Apparently those Talk to Frank adverts might have encouraged people to take drugs

‘This is the one thing we didn’t want to happen’


Remember those condescending Talk to Frank adverts to stop you from taking delicious drugs as a child?

Now government experts have embarrassingly suggested anti-drugs campaigns targeting kids may inadvertently encourage you to take up illicit substances.

An advisory board warned Home Secretary Theresa May there is little evidence giving teenagers more info about drugs works as a deterrent — and could actually be counter-productive.

This means the hateful little sod in the video above telling you to stop snarfing powders in seedy club toilets was unwittingly planting the seeds for your future love of narcs.

The Advisory Council on the Misuse of Drugs warned ministers many popular prevention techniques are “ineffective at changing behaviour” and “may even increase the risks of drug use”.

In a new report about stopping drug dependence, researchers warned: “The ACMD regards evaluation an important part of any prevention project as international evidence suggests many popular types of prevention activity are ineffective at changing behaviour, and a small number may even increase the risks for drug use.”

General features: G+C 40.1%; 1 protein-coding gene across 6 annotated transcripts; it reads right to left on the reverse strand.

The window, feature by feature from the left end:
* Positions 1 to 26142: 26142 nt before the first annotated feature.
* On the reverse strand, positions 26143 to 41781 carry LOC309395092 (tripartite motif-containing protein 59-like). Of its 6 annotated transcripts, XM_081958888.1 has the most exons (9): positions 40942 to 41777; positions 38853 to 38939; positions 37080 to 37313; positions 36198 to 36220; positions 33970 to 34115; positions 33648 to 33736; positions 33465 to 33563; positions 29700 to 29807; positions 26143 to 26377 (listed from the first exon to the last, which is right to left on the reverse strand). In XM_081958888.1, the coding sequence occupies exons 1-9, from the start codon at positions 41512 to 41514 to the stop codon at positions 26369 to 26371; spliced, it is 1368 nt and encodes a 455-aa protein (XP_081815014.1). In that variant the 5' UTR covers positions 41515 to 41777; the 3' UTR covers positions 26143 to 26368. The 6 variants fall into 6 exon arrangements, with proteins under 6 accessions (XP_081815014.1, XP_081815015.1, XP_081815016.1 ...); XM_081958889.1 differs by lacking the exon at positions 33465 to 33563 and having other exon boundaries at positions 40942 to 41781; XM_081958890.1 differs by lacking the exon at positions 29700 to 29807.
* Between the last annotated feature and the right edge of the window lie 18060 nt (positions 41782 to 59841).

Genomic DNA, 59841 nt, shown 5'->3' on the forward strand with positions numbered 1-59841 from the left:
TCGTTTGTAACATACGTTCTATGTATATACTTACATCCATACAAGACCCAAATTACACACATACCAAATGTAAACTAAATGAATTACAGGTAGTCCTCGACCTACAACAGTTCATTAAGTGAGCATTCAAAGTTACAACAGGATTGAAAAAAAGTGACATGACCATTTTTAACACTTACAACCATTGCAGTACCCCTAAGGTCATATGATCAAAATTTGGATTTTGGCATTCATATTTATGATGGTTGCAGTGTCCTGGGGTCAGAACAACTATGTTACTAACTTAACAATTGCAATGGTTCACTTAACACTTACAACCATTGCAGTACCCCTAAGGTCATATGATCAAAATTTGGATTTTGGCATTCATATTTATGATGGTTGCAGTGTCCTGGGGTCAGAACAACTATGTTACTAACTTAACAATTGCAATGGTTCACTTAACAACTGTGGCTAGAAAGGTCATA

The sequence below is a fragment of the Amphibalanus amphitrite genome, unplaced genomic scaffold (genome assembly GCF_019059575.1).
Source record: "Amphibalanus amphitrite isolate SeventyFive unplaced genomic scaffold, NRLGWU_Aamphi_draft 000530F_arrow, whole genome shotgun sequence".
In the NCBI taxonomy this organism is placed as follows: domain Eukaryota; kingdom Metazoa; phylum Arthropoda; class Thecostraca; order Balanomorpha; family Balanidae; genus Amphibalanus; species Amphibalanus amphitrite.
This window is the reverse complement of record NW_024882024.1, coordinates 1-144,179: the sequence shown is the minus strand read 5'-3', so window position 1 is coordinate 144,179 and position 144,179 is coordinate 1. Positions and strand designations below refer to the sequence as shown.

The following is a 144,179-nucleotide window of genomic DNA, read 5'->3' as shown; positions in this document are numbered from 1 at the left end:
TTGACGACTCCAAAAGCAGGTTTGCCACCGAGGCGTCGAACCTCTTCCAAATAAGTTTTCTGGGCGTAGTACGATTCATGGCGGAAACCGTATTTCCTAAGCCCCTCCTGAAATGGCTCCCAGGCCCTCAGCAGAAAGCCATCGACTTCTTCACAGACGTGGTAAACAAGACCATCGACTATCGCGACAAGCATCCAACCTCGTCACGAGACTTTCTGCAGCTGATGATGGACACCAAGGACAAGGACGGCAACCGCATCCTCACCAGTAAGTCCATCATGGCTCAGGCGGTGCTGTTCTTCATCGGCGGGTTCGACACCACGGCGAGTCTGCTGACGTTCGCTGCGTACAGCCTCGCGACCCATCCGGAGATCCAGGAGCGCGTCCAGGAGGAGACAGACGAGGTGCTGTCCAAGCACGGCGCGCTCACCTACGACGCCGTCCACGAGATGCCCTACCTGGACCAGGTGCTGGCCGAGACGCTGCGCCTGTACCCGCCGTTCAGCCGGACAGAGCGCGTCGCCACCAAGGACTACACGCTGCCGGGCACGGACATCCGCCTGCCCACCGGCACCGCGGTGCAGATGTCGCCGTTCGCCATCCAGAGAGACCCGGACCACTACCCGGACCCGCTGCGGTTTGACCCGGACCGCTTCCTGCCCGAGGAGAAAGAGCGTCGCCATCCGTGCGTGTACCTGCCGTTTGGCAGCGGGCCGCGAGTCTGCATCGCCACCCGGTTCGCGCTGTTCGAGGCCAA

They claimed “scared straight” tactics to stop kids getting high inadvertently make drugs appear “sexy” and encourage them to dabble.

And one of government’s key anti-drugs strategy is the Frank campaign, in your face warning you to avoid narcs since 2003.

Screen Shot 2015-03-05 at 16.51.00

Screen Shot 2015-03-05 at 16.50.30

A Home Office spokesperson said: “Preventing and reducing drug misuse is a key part of our Drug Strategy and there are positive signs our approach is working.

“There has been a long term downward trend in drug use over the last decade, the number of heroin and crack cocaine users in England continues to decline, and more people are recovering from their dependency now than in 2009-10.

“Our evidence-based approach recognises the importance of having a range of prevention initiatives to give individuals the confidence to resist drugs. We welcome the ACMD’s advice on this important issue.”